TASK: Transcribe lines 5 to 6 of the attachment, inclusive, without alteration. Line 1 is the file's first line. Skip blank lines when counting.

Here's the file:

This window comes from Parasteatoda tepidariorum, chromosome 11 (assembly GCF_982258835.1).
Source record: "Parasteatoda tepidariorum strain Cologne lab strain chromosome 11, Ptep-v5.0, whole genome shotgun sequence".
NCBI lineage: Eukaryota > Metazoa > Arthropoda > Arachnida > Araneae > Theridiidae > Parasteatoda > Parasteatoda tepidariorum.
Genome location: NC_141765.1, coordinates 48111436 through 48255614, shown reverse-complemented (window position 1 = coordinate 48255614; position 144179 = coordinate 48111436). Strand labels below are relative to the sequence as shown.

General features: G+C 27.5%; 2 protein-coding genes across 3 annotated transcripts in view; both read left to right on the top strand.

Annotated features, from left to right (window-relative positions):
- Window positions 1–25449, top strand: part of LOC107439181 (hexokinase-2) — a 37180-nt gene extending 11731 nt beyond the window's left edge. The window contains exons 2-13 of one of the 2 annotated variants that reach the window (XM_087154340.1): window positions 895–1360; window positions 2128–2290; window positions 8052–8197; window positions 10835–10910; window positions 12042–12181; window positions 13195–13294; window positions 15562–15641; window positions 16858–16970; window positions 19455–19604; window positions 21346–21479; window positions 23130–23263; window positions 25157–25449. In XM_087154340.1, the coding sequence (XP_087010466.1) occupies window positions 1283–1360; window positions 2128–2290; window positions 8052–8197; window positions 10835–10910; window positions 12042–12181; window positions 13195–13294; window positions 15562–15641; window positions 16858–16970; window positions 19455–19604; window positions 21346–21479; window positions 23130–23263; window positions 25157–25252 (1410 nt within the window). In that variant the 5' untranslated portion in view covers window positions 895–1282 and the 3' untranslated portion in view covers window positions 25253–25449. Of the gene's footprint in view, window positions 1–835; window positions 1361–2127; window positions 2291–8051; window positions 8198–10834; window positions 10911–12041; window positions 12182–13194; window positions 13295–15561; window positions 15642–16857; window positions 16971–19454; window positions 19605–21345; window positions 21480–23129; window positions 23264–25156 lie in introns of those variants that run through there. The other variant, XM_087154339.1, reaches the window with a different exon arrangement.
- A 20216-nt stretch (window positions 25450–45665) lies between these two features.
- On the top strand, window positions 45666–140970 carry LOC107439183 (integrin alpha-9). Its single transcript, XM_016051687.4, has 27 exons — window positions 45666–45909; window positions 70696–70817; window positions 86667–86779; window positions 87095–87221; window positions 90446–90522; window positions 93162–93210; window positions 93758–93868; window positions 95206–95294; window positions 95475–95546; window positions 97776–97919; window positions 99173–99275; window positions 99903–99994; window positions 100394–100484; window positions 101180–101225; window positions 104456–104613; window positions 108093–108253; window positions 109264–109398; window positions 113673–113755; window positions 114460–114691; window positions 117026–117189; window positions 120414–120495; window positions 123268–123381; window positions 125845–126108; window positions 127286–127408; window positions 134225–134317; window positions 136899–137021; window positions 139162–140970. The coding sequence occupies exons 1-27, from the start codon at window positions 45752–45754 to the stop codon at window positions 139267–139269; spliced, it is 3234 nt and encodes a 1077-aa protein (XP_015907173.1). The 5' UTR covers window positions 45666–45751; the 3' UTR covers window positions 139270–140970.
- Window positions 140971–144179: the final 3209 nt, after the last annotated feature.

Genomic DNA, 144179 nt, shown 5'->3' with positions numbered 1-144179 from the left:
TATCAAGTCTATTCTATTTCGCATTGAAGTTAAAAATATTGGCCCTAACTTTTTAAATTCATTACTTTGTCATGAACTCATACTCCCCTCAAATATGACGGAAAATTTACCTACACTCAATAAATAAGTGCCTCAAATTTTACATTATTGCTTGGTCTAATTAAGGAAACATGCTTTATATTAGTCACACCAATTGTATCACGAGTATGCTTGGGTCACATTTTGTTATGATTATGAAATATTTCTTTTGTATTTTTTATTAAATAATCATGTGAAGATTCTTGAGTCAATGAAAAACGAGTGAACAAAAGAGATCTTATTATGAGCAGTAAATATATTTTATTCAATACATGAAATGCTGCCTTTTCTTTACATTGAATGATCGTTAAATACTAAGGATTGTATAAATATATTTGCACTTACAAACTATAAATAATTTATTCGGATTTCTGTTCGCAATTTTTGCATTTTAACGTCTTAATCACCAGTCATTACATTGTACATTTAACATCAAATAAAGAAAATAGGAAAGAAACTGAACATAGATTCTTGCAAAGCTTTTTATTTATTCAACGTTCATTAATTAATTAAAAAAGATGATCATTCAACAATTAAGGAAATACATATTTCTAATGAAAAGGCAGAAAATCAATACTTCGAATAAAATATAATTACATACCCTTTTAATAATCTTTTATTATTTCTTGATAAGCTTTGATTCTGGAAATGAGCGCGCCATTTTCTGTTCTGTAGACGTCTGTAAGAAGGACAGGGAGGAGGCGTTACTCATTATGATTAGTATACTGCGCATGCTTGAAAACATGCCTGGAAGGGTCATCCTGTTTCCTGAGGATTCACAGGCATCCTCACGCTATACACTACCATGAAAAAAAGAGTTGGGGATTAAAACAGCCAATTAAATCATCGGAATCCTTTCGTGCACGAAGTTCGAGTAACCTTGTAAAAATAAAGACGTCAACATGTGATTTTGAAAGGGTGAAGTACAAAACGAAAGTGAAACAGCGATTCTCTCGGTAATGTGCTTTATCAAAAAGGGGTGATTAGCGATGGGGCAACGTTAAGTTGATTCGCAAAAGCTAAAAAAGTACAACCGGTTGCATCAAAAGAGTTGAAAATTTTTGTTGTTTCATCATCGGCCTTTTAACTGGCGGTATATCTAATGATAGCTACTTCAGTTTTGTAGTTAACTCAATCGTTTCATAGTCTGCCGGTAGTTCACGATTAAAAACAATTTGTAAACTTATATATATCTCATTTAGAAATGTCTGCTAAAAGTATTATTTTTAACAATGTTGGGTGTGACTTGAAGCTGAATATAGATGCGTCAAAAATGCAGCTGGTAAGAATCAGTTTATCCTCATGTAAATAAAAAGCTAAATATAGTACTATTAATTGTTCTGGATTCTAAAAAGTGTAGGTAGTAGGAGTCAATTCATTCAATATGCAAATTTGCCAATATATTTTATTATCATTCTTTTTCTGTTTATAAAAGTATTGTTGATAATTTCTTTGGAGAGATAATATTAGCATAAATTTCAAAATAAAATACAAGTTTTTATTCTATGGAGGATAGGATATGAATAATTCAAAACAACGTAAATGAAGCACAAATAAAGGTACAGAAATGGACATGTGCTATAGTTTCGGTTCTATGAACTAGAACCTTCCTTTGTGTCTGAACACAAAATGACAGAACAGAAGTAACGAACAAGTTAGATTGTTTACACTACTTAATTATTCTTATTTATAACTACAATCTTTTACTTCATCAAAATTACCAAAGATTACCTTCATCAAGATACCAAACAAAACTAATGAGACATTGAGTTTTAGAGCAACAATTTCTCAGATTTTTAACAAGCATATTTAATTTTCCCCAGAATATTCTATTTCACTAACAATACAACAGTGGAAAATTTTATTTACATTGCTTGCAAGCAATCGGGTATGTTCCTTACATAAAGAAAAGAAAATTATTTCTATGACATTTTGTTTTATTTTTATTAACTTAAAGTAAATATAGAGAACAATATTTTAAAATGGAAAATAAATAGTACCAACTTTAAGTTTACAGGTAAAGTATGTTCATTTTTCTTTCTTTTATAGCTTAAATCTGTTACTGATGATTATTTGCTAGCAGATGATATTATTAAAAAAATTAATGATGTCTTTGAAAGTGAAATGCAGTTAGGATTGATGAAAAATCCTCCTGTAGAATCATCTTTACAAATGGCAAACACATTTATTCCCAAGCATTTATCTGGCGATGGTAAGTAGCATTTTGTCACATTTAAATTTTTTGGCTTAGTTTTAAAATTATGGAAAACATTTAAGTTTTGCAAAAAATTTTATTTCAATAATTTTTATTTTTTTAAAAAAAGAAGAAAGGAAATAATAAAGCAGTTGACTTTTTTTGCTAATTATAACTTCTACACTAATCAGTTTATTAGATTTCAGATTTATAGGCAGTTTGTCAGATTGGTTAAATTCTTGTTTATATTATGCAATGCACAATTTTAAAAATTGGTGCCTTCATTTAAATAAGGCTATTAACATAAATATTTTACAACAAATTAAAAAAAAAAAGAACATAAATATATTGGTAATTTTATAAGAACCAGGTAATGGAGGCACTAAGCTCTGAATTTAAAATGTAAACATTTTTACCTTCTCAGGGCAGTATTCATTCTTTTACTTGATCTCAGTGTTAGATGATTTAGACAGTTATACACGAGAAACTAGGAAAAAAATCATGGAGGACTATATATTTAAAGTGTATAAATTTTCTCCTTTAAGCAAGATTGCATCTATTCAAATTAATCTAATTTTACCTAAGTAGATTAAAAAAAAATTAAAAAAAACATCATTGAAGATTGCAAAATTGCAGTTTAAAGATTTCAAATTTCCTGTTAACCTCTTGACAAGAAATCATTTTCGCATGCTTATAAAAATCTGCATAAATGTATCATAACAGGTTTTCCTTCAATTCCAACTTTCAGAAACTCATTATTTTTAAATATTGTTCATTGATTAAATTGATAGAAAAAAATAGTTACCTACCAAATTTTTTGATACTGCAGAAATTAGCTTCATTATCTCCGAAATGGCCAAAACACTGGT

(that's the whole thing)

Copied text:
General features: G+C 27.5%; 2 protein-coding genes across 3 annotated transcripts in view; both read left to right on the top strand.

Annotated features, from left to right (window-relative positions):